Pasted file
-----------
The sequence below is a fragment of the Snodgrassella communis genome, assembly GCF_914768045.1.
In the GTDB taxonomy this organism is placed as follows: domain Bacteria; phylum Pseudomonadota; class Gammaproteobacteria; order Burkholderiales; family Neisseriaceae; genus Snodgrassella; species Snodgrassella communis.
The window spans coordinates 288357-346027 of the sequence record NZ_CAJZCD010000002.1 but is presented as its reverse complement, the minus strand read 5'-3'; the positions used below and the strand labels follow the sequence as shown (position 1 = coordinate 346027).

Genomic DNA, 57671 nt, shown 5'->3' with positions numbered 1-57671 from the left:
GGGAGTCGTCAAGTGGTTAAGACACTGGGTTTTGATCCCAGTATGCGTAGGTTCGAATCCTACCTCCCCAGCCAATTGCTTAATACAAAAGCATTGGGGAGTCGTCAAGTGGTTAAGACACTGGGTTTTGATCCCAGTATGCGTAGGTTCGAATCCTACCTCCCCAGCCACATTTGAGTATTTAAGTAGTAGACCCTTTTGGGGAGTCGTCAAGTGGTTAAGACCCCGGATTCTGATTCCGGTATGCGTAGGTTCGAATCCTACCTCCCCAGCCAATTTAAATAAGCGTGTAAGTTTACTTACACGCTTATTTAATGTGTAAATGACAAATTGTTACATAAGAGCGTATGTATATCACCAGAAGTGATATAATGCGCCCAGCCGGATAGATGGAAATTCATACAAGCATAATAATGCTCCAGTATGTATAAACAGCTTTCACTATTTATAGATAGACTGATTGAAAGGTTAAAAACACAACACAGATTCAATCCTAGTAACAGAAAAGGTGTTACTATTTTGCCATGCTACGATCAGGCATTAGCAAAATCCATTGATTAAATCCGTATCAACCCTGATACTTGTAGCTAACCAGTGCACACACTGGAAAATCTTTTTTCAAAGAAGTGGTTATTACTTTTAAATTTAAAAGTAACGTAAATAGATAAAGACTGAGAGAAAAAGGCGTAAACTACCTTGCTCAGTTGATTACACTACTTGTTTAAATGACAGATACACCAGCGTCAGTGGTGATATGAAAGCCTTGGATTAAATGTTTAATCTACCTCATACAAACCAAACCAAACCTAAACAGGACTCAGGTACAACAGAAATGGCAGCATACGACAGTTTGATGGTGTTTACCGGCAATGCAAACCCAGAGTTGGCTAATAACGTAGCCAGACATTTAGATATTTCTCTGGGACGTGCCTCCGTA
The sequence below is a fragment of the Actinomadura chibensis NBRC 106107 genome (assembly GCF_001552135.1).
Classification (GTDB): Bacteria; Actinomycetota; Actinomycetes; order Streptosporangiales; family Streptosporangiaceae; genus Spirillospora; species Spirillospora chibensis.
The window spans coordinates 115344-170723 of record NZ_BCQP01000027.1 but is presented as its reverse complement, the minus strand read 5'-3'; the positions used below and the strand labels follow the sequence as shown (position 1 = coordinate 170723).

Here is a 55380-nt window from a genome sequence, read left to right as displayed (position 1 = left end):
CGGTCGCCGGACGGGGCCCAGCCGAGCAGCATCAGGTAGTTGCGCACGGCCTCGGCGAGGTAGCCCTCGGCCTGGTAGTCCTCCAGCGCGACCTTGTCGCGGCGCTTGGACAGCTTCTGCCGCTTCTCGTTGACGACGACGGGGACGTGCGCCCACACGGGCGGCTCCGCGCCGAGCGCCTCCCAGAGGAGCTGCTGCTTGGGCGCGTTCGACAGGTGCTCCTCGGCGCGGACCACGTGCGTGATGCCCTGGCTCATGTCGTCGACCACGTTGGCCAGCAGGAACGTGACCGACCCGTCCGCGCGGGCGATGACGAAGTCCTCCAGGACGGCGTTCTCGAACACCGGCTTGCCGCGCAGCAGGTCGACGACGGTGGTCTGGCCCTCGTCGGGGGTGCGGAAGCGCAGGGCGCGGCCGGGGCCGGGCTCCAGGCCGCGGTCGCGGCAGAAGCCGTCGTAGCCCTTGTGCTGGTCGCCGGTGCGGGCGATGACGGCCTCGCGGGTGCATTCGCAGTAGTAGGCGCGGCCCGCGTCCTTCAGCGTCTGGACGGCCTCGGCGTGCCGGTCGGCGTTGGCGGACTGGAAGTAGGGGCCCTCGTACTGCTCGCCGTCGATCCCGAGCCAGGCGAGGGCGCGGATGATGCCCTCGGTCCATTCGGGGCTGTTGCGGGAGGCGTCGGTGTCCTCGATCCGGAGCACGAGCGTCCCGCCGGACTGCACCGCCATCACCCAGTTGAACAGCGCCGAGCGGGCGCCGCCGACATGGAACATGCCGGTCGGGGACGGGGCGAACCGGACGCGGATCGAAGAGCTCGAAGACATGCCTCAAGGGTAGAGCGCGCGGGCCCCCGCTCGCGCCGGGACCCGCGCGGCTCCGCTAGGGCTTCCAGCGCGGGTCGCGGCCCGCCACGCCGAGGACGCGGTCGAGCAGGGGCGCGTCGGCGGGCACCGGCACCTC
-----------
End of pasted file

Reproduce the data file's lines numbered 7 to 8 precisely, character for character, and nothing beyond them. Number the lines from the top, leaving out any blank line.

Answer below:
Classification (GTDB): Bacteria; Actinomycetota; Actinomycetes; order Streptosporangiales; family Streptosporangiaceae; genus Spirillospora; species Spirillospora chibensis.
The window spans coordinates 115344-170723 of record NZ_BCQP01000027.1 but is presented as its reverse complement, the minus strand read 5'-3'; the positions used below and the strand labels follow the sequence as shown (position 1 = coordinate 170723).